tflaf
Posted From: 205.188.116.13
Posted on Thursday, January 27, 2005 - 11:13 pm:   Edit Post Delete Post    Move Post (Moderator/Admin Only)

Thanks. The lady at the feed store said she thought they were safe, but I was still questioning the safety when I got home with them. Since our stallion was gelded and therefore this would be his last foal I didn't want to take a chance on losing the foal. Besides the fact that I am really looking forward to this little one.
 

Ursula Euler
Posted From: 198.238.156.2
Posted on Wednesday, March 02, 2005 - 08:27 pm:   Edit Post Delete Post    Move Post (Moderator/Admin Only)

Is Panacur safe for a pregnant mare (beginning last month of pregnancy)? I am trying to treat Giardia.
 

Jas (Unregistered Guest)
Unregistered guest
Posted From: 216.232.119.10
Posted on Wednesday, May 04, 2005 - 11:24 am:   Edit Post Delete Post    Move Post (Moderator/Admin Only)

I have a question about worming my mare. Where I am keeping her the girl decided to talk it upon herself to worm my mare. She will be foaling in the nex day or so and she wormed her without my knowledge 1 week ago. What should I look for? Will it affect the baby? Is this bad?
 

TX Breeder (Unregistered Guest)
Unregistered guest
Posted From: 199.3.209.185
Posted on Wednesday, May 04, 2005 - 01:53 pm:   Edit Post Delete Post    Move Post (Moderator/Admin Only)

She should not have treated your mare without your written permission. However, there should be no harm done if she used the proper amount for her body weight. With one week to go, all should be well.
 

Debbie Burnett
Weanling
Username: Horselady

Post Number: 26
Registered: 03-2005
Posted on Wednesday, May 04, 2005 - 02:11 pm:   Edit Post Delete Post    Move Post (Moderator/Admin Only)

After checking with my vet, and also at the recommendation of the foaling facility, I had my mare, now 334 days, wormed last week. She was rubbing her tail hair off, which could have been either a symptoms of worms (she was due to be wormed) or a symptom of impending foaling ( which she has shown no signs of).
She has stopped rubbing her rear end against everything now and all seems to be returning to normal. I intend to re-worm her within 12 hours of the foal being born to see if that prevents scours. My vet has also said that this will not do any harm to my mare or her foal, as long as she doesnt foal within the next week or so after worming.

However, you should have a chat with this lady and reinforce that she not treat your mare without your permission. This gives you the opportunity to check with your vet, who knows the mare's history and get a second opinion.
The lady that runs the foaling facility where my mare is has been foaling mares for 25 years, and always contacts me before she does anything ( as she did regarding my mare rubbing her rear end and rubbing off her tail hair and recommending a worming)

Deb
 

Ja (Unregistered Guest)
Unregistered guest
Posted From: 216.232.119.10
Posted on Wednesday, May 04, 2005 - 06:10 pm:   Edit Post Delete Post    Move Post (Moderator/Admin Only)

My worry is that she was wormed at the begining of April and she wasnt even due, and she will be foaling pretty quick.

She wont be dealing with my horses any more I moved them last night. I was just worried if there might be some kind of damage to the baby.

Thank you for all your information.
 

Jos
Board Administrator
Username: Jos

Post Number: 10068
Registered: 10-1999
Posted on Wednesday, May 04, 2005 - 07:13 pm:   Edit Post Delete Post    Move Post (Moderator/Admin Only)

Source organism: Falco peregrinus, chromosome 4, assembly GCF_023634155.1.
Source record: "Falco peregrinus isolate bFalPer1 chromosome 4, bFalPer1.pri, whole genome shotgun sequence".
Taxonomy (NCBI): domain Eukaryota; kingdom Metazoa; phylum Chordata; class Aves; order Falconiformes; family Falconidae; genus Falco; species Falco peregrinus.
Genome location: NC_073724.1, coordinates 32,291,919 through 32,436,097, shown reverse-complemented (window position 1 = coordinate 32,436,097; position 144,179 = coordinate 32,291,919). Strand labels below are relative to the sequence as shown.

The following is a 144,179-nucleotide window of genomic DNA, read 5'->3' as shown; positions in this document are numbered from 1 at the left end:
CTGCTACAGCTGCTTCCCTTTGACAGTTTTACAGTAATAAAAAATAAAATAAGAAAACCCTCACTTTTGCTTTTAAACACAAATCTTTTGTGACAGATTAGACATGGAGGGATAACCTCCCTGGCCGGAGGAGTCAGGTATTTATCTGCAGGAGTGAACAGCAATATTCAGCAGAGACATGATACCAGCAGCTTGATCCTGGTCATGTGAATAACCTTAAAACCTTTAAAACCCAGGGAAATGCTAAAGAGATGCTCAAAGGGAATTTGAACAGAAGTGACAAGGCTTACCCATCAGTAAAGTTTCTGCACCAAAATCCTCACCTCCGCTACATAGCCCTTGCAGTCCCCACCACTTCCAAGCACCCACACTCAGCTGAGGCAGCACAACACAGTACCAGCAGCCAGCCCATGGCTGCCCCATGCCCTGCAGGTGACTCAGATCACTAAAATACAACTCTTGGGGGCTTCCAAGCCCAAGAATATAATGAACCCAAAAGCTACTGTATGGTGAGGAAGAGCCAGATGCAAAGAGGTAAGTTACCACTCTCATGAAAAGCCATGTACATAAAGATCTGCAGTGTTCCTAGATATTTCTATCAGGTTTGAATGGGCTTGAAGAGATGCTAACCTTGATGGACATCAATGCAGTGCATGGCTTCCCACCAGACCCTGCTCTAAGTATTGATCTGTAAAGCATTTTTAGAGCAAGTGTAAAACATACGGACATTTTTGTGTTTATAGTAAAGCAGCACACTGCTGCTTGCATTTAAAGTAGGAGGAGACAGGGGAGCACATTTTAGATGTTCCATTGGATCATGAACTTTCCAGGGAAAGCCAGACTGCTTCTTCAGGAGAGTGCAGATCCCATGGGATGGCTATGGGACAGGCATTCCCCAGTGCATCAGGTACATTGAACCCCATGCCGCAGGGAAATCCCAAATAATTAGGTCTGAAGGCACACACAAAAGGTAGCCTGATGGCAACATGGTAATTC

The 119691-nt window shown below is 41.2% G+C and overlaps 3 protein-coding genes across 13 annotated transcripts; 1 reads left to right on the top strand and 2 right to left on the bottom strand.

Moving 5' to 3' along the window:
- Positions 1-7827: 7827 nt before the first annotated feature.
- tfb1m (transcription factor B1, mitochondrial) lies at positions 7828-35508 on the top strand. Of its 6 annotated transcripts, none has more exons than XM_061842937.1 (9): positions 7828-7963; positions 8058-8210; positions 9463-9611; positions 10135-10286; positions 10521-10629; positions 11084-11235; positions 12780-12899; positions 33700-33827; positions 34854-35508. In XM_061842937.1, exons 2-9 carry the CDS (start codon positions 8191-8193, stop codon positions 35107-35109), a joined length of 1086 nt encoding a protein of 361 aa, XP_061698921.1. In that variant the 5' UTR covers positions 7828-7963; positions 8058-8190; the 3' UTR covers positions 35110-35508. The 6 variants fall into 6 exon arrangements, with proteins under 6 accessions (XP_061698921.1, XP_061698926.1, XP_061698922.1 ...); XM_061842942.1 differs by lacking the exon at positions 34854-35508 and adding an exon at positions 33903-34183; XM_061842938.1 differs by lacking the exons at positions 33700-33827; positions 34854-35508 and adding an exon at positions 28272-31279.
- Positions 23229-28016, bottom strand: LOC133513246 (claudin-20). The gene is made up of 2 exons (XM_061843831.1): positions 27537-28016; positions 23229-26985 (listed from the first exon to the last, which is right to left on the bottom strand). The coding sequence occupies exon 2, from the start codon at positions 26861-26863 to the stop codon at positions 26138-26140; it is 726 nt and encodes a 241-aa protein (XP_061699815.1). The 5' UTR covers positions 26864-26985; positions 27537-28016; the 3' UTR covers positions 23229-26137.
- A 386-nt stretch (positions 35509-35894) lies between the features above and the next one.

Unless an organophospate dewormer (of which there is not currently a commercial version available on the market in North America) was used, or the mare had a heavy worm infestation (and developed colic as a result of massive kill-off), you are extremely unlikely to experience any problems. I never say never, but would be extremely surprised to hear that there were problems related to the deworming.
 

Anonymous
 
Posted From: 209.69.163.117
Posted on Monday, May 09, 2005 - 12:24 pm:   Edit Post Delete Post    Move Post (Moderator/Admin Only)

Hi, Can you tell me if Anthelcide EQ (oxibendazole) is safe for the pregnant mare?
 

Cathy Hill
Neonate
Username: Smoothmule

Post Number: 3
Registered: 05-2005
Posted on Monday, May 09, 2005 - 01:09 pm:   Edit Post Delete Post    Move Post (Moderator/Admin Only)

Hi,
I'm new to the board. I wanted to comment on worming. I use the DE but it will not rid them of everything. There are parasites that do not stay in the digestive tract and the DE will not reach them, it doesn't get into the bloodstream, it kills parasites physically rather than chemicaly. DE is not a poison,in fact it has trace minerals that are very beneficial. It's actually fossil remains of Diatoms and looks like talcum powder. it is mined in the Southwest. The dose is not so much an issue in fact it can be fed free choice, mine like it. It kills tiny pests that consume it and the crystilline (sp)silica in it is very razor sharp, it causes tears in the insides of the pests causing them to dehydrate and die. It won't kill earthworms for some reason but it is great in the garden (where the industrial strength is better). I use it in addition to regular worming (which should be based on your area) It is most important to know that it is sold in 2 forms, industrial (not to be consumed) and food type. It's very safe for animal consumtion. In fact, it's used where they store our grains to kill pests there too. It can be used for any mammal, bird, reptile and can even be sprinkled on the coat to kill lice and other blood suckers. Neat stuff. It also prevents fly eggs from hatching in manure of the treated animals.
Ivermectin is very important in spring and fall as it helps to control bot infestation. It can be used more often but since you should rotate anyway, I just use it spring and fall.
Ivermectin Gold is being investigated for possible problems when used in the long eared equines (donkeys and mules)there have been some deaths reported but it may be dose related as it is with Quest which requres a more accurate weight to safely administer. I've never heard that Strongid would kill tapes. I have my horse stools checked occasionally to see the status of the worms to see if i need to modify my routine. I prefer not to worm for anything if not needed but in my area, Mo, you'll never find them "totally" free of parasites, once you kill them all off, they begin to come back. I just want to keep my horses and mules healthy.
 

Jos
Board Administrator
Username: Jos

Post Number: 10076
Registered: 10-1999
Posted on Monday, May 09, 2005 - 02:16 pm:   Edit Post Delete Post    Move Post (Moderator/Admin Only)